Valueing the Work Of A Disabled person’s Organisation


The Disability Discrimination Act calls on local authorities to promote partnerships with organisations of disabled people. to consult with disabled people about things that affect them, to promote the disability equality duty.

Reward and Recognition calls for disabled people to be valued and paid appropriate wages for their particpation in local authority processes.

Can you tell me where any of these things are happening? It would be good to know.

Disabled people have been calling for a fair days pay for a fair days work for years. That it is not happening keeps us excluded. it means when we sit around the table we do so as unequal partners.

Coincidentally I am writing this whilst listening to Viktor Krauss’s Far From Enough. Maybe that’s what i should have called this blog entry. If anything positive is happening out there and i truly hope there is then it is Far From Enough.

Imagine my thrill today then when i met with three academics from the London Metropolitan University (LMU) who were asking me to get involved with them for a fee. They want me involved, they want the organisation i work for, Brent Advocacy Concerns (BAC) involved and they want our disabled members involved. And they are talking about money.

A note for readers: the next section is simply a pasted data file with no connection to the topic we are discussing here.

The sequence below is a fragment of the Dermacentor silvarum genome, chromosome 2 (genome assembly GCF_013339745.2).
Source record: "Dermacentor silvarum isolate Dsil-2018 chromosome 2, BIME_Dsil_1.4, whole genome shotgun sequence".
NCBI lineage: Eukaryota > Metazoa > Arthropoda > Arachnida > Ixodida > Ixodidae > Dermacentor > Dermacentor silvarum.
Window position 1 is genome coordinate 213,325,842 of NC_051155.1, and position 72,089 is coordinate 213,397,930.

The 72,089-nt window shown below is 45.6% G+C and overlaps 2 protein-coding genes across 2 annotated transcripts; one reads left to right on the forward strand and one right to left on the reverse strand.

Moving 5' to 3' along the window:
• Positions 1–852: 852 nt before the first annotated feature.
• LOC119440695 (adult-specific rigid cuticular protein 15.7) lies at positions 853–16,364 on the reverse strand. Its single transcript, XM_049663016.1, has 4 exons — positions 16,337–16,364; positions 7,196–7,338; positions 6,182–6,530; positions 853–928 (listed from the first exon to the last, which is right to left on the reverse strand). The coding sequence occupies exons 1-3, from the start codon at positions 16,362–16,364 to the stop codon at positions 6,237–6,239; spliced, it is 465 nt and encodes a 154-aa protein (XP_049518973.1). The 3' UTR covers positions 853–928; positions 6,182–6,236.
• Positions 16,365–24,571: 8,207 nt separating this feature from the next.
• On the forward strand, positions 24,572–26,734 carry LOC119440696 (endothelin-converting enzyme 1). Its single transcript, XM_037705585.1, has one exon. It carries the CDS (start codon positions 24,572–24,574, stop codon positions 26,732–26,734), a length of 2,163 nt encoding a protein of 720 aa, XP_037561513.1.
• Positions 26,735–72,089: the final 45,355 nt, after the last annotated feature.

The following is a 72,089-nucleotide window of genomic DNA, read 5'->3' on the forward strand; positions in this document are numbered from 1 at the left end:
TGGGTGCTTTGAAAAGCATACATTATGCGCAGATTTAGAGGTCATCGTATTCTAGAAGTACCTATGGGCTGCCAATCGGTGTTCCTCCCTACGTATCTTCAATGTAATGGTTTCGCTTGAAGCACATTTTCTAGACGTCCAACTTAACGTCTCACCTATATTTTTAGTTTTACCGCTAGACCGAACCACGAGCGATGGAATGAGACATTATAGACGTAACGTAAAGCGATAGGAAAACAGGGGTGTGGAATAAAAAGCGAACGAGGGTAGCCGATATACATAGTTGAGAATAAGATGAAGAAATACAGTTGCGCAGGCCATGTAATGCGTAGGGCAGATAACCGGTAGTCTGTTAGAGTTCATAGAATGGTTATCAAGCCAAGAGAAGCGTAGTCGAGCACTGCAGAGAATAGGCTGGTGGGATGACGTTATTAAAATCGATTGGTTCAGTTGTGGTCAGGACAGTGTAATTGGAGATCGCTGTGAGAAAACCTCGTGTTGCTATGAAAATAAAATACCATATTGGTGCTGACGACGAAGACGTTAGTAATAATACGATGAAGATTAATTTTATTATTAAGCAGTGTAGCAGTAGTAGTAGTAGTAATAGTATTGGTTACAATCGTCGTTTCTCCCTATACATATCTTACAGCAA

They do a host of things at the LMU. We can match them at BAC. They have the resources. We don’t. Our match comes from the work we do, the links we have, our expert knowledge about our lives as disabled people.

My relationship with the LMU is older than they know. One of their staff team gave a reference for one of our peer advocates. He spoke well of them. I have considered studying there. But to all intents and purposes our working relationship grew from a conference held there on the transformation of social care. I was there in support of a local Authority that had used us to develop training and protocols concerning service user involvement in the recruitment of staff. Whilst this work had been done in partnership it was also effectively a co-production, something which the Transformation of Social Care calls for – local authorities and disabled people and their organisations doing things together.